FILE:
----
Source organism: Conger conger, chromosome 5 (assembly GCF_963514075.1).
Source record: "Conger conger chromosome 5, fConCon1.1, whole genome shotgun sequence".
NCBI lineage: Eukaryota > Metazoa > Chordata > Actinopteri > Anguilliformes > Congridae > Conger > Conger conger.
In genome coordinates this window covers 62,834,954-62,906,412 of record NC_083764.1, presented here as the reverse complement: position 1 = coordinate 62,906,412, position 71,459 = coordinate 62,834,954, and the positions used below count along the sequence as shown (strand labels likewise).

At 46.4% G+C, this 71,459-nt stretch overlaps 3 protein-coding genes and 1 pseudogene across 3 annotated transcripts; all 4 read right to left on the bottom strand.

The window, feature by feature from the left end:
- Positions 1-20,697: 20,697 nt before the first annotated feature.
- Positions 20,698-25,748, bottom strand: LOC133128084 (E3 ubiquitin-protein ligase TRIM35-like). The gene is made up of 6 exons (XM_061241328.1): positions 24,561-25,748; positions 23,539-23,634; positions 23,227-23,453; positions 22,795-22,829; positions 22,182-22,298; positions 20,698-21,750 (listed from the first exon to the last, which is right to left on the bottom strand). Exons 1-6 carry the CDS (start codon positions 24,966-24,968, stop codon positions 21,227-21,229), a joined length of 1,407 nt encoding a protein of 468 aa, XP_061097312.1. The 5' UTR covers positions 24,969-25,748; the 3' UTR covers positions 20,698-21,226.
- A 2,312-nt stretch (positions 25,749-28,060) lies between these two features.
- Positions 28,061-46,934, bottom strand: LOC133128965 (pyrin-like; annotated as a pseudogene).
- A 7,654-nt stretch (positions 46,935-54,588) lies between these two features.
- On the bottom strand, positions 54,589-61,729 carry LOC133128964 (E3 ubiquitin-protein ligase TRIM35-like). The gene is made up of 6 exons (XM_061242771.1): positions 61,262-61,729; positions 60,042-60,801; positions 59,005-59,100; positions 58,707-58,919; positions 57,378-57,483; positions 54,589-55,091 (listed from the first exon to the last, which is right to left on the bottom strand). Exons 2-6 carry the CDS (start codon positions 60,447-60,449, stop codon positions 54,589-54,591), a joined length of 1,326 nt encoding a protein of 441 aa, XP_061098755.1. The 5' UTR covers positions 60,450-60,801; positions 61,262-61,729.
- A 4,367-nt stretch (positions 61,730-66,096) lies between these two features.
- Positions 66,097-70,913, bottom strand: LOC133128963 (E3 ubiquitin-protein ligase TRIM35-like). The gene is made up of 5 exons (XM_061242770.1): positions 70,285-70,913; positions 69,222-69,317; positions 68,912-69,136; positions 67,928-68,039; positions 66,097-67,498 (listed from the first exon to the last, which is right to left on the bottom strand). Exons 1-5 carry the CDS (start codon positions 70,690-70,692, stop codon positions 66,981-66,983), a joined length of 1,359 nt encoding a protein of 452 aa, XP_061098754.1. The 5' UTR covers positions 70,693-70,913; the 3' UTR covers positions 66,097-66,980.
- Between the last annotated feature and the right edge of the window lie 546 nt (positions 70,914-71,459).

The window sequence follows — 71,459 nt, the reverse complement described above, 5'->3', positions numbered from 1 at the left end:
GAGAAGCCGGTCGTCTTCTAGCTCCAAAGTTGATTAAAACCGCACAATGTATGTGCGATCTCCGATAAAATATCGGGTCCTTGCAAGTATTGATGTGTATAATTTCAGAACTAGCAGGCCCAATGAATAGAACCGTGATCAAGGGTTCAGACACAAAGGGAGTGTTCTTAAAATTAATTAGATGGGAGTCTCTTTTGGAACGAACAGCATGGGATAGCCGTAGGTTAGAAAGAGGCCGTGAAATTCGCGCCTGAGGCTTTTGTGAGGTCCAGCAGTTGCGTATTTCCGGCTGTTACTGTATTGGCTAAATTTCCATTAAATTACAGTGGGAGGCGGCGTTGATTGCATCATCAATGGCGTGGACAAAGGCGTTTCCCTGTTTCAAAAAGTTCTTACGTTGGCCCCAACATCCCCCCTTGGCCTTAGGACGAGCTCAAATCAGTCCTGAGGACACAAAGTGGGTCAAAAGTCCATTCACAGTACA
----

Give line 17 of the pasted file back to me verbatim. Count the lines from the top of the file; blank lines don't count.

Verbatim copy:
GAGAAGCCGGTCGTCTTCTAGCTCCAAAGTTGATTAAAACCGCACAATGTATGTGCGATCTCCGATAAAATATCGGGTCCTTGCAAGTATTGATGTGTATAATTTCAGAACTAGCAGGCCCAATGAATAGAACCGTGATCAAGGGTTCAGACACAAAGGGAGTGTTCTTAAAATTAATTAGATGGGAGTCTCTTTTGGAACGAACAGCATGGGATAGCCGTAGGTTAGAAAGAGGCCGTGAAATTCGCGCCTGAGGCTTTTGTGAGGTCCAGCAGTTGCGTATTTCCGGCTGTTACTGTATTGGCTAAATTTCCATTAAATTACAGTGGGAGGCGGCGTTGATTGCATCATCAATGGCGTGGACAAAGGCGTTTCCCTGTTTCAAAAAGTTCTTACGTTGGCCCCAACATCCCCCCTTGGCCTTAGGACGAGCTCAAATCAGTCCTGAGGACACAAAGTGGGTCAAAAGTCCATTCACAGTACA